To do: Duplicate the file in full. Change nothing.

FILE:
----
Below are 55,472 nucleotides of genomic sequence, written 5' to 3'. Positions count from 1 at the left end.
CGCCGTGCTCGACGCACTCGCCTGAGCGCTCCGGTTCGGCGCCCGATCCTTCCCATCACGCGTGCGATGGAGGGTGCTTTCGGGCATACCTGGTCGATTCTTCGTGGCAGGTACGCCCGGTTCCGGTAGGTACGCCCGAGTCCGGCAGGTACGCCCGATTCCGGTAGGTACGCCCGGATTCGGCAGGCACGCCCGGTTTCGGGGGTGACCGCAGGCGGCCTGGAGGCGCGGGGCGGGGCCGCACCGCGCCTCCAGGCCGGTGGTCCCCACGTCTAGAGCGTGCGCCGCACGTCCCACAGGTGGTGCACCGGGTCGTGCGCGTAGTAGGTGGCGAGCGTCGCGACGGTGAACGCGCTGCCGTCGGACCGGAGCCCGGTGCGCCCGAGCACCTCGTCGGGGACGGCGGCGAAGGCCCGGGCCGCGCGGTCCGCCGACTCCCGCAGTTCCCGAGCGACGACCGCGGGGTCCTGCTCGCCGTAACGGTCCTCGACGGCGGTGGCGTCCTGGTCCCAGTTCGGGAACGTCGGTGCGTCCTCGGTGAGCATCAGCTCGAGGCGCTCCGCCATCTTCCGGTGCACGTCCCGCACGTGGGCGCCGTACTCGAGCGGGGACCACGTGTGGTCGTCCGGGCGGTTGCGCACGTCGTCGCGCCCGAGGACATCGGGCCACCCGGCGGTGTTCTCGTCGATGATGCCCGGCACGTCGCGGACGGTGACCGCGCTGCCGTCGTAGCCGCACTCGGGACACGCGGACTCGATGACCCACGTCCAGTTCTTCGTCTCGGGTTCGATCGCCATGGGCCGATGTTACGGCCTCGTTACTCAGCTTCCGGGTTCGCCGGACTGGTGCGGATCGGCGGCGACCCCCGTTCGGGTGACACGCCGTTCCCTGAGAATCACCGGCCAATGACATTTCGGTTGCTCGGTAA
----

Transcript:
Below are 55,472 nucleotides of genomic sequence, written 5' to 3'. Positions count from 1 at the left end.
CGCCGTGCTCGACGCACTCGCCTGAGCGCTCCGGTTCGGCGCCCGATCCTTCCCATCACGCGTGCGATGGAGGGTGCTTTCGGGCATACCTGGTCGATTCTTCGTGGCAGGTACGCCCGGTTCCGGTAGGTACGCCCGAGTCCGGCAGGTACGCCCGATTCCGGTAGGTACGCCCGGATTCGGCAGGCACGCCCGGTTTCGGGGGTGACCGCAGGCGGCCTGGAGGCGCGGGGCGGGGCCGCACCGCGCCTCCAGGCCGGTGGTCCCCACGTCTAGAGCGTGCGCCGCACGTCCCACAGGTGGTGCACCGGGTCGTGCGCGTAGTAGGTGGCGAGCGTCGCGACGGTGAACGCGCTGCCGTCGGACCGGAGCCCGGTGCGCCCGAGCACCTCGTCGGGGACGGCGGCGAAGGCCCGGGCCGCGCGGTCCGCCGACTCCCGCAGTTCCCGAGCGACGACCGCGGGGTCCTGCTCGCCGTAACGGTCCTCGACGGCGGTGGCGTCCTGGTCCCAGTTCGGGAACGTCGGTGCGTCCTCGGTGAGCATCAGCTCGAGGCGCTCCGCCATCTTCCGGTGCACGTCCCGCACGTGGGCGCCGTACTCGAGCGGGGACCACGTGTGGTCGTCCGGGCGGTTGCGCACGTCGTCGCGCCCGAGGACATCGGGCCACCCGGCGGTGTTCTCGTCGATGATGCCCGGCACGTCGCGGACGGTGACCGCGCTGCCGTCGTAGCCGCACTCGGGACACGCGGACTCGATGACCCACGTCCAGTTCTTCGTCTCGGGTTCGATCGCCATGGGCCGATGTTACGGCCTCGTTACTCAGCTTCCGGGTTCGCCGGACTGGTGCGGATCGGCGGCGACCCCCGTTCGGGTGACACGCCGTTCCCTGAGAATCACCGGCCAATGACATTTCGGTTGCTCGGTAA